top of page

Aru Shah: Giving a voice to Hindu Indian Americans

By Cindy Zhao Oct. 14, 2020


During her free time, Priya Garcia, English and Visual Performing Arts Department, likes to read the books her students are reading. She recently came to love the Aru Shah book series, written by Hindu Indian American author Roshani Chokshi.


“When my sisters were around the age of my students, they were fascinated with the Percy Jackson book series by Rick Riordan. At that time, the series was groundbreaking because it featured a main character who struggles with attention-deficit/hyperactivity disorder (ADHD) and dyslexia, but who is also part of a magical universe where his mental illness was a result of his superpowers. The series gave a voice to children who were part of that community and gave them the chance to see themselves in the heroic characters,” Garcia said.


“[The Percy Jackson series] gave a voice to children who were part of that community and gave them the chance to see themselves in the heroic characters.”

Over the course of his career, Riordan realized that as a straight white male author in America, he was in a position of privilege and wanted to use that advantage for good. Thus, he set out to find other religious pantheons and offered to sponsor and mentor authors of color within those communities. Aru Shah is very similar to Percy Jackson since she is an adolescent hero. But whereas the characters in Percy Jackson are descendants of gods, the characters in Aru Shah, including Aru herself, are avatars, or reincarcerations, of ancient Hindu heroes.


“The recipes are similar. You have these young heroes going on quests that have magical and divine implications, but they are for a particular community,” Garcia said.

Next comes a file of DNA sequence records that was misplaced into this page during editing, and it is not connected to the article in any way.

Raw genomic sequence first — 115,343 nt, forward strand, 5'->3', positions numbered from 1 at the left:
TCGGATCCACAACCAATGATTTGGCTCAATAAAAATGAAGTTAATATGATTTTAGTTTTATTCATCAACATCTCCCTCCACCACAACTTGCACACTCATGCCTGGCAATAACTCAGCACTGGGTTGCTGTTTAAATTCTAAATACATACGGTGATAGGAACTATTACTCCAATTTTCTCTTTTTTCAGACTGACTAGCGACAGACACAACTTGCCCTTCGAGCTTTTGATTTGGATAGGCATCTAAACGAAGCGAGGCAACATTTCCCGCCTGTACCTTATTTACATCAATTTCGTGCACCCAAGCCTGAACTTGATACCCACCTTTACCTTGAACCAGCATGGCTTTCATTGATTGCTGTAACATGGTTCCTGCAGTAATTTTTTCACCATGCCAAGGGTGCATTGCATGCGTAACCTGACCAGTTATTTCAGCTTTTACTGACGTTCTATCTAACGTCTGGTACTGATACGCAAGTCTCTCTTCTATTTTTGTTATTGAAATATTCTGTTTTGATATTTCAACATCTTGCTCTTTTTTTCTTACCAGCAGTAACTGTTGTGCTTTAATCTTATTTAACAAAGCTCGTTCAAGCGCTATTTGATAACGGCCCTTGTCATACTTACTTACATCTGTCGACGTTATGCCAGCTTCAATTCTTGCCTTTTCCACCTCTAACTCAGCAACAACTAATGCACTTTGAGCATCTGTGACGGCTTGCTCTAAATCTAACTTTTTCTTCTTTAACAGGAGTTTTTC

As a Hindu Indian American, Garcia appreciates the cultural tales Chokshi embeds into her series. Meanwhile, people who are not Hindu can still enjoy the stories through the book’s glossary with explanations of the folklore, terminology and pronunciations referenced in the book.


“Aru Shah may be a young adult series, but to see a character who looks and sounds like you...or has similar interests as you is very valuable.”

The characters face many conflicts they must work through, including complicated quests and personal problems. Relatable teenage issues are dispersed throughout the books, along with various themes of friendship, family and community.

In particular, Garcia recognizes the need to diversify the literature students are exposed to. The literary canon we invest in—even today—fails to include and represent everyone.


“Aru Shah may be a young adult series, but to see a character who looks and sounds like you, goes through similar experiences as you or has similar interests as you is very valuable. I did not feel like I had that when I was in school and I want to change that for my students,” Garcia said.

 

About the Contributor

Cindy Zhao

Lifestyle Editor


Cindy Zhao is a junior and the Lifestyle editor. She likes to take pictures of anything that catches her eye and occasionally publishes bad writing on her blog. Junior year is terrifying for her; all she wants to do is read all day. She is also severely sleep deprived. Beware.

21 views0 comments

Recent Posts

See All

Comments


Screen Shot 2024-02-24 at 7.54.40 PM.png
Screen Shot 2024-02-24 at 7.55.49 PM.png

Facebook

Have any questions? Want to make any suggestions? Contact us at 

We'll reply as soon as we can!

  • Facebook
  • Instagram

Notice any mistakes?

Contact us here!

Recent Articles

Screen Shot 2024-02-24 at 7.55.11 PM.png
bottom of page